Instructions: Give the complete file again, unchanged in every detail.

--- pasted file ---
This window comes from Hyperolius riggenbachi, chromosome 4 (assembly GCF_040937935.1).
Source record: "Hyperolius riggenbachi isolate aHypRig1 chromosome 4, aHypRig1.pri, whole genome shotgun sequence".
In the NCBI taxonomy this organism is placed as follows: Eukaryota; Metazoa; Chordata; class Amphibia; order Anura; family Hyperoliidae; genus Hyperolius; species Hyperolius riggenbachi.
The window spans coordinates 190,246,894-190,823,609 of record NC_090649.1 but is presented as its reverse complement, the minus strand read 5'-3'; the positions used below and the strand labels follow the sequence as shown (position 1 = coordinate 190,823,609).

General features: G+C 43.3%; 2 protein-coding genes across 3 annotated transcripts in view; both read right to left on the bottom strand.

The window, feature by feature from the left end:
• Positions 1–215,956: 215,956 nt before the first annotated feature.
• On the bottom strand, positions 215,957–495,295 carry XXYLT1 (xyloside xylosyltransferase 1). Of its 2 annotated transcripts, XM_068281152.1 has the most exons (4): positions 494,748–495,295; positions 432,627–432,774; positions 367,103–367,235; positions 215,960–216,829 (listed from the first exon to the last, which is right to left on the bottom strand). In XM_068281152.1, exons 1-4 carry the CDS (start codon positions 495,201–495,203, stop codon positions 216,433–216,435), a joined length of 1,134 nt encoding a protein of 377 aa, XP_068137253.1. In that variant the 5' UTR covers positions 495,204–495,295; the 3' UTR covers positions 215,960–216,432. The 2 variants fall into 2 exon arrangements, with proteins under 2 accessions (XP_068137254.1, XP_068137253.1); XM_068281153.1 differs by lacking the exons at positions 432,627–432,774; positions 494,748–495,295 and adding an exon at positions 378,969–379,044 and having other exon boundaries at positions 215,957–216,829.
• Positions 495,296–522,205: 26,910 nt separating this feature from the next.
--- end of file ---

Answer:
This window comes from Hyperolius riggenbachi, chromosome 4 (assembly GCF_040937935.1).
Source record: "Hyperolius riggenbachi isolate aHypRig1 chromosome 4, aHypRig1.pri, whole genome shotgun sequence".
In the NCBI taxonomy this organism is placed as follows: Eukaryota; Metazoa; Chordata; class Amphibia; order Anura; family Hyperoliidae; genus Hyperolius; species Hyperolius riggenbachi.
The window spans coordinates 190,246,894-190,823,609 of record NC_090649.1 but is presented as its reverse complement, the minus strand read 5'-3'; the positions used below and the strand labels follow the sequence as shown (position 1 = coordinate 190,823,609).

General features: G+C 43.3%; 2 protein-coding genes across 3 annotated transcripts in view; both read right to left on the bottom strand.

The window, feature by feature from the left end:
• Positions 1–215,956: 215,956 nt before the first annotated feature.
• On the bottom strand, positions 215,957–495,295 carry XXYLT1 (xyloside xylosyltransferase 1). Of its 2 annotated transcripts, XM_068281152.1 has the most exons (4): positions 494,748–495,295; positions 432,627–432,774; positions 367,103–367,235; positions 215,960–216,829 (listed from the first exon to the last, which is right to left on the bottom strand). In XM_068281152.1, exons 1-4 carry the CDS (start codon positions 495,201–495,203, stop codon positions 216,433–216,435), a joined length of 1,134 nt encoding a protein of 377 aa, XP_068137253.1. In that variant the 5' UTR covers positions 495,204–495,295; the 3' UTR covers positions 215,960–216,432. The 2 variants fall into 2 exon arrangements, with proteins under 2 accessions (XP_068137254.1, XP_068137253.1); XM_068281153.1 differs by lacking the exons at positions 432,627–432,774; positions 494,748–495,295 and adding an exon at positions 378,969–379,044 and having other exon boundaries at positions 215,957–216,829.
• Positions 495,296–522,205: 26,910 nt separating this feature from the next.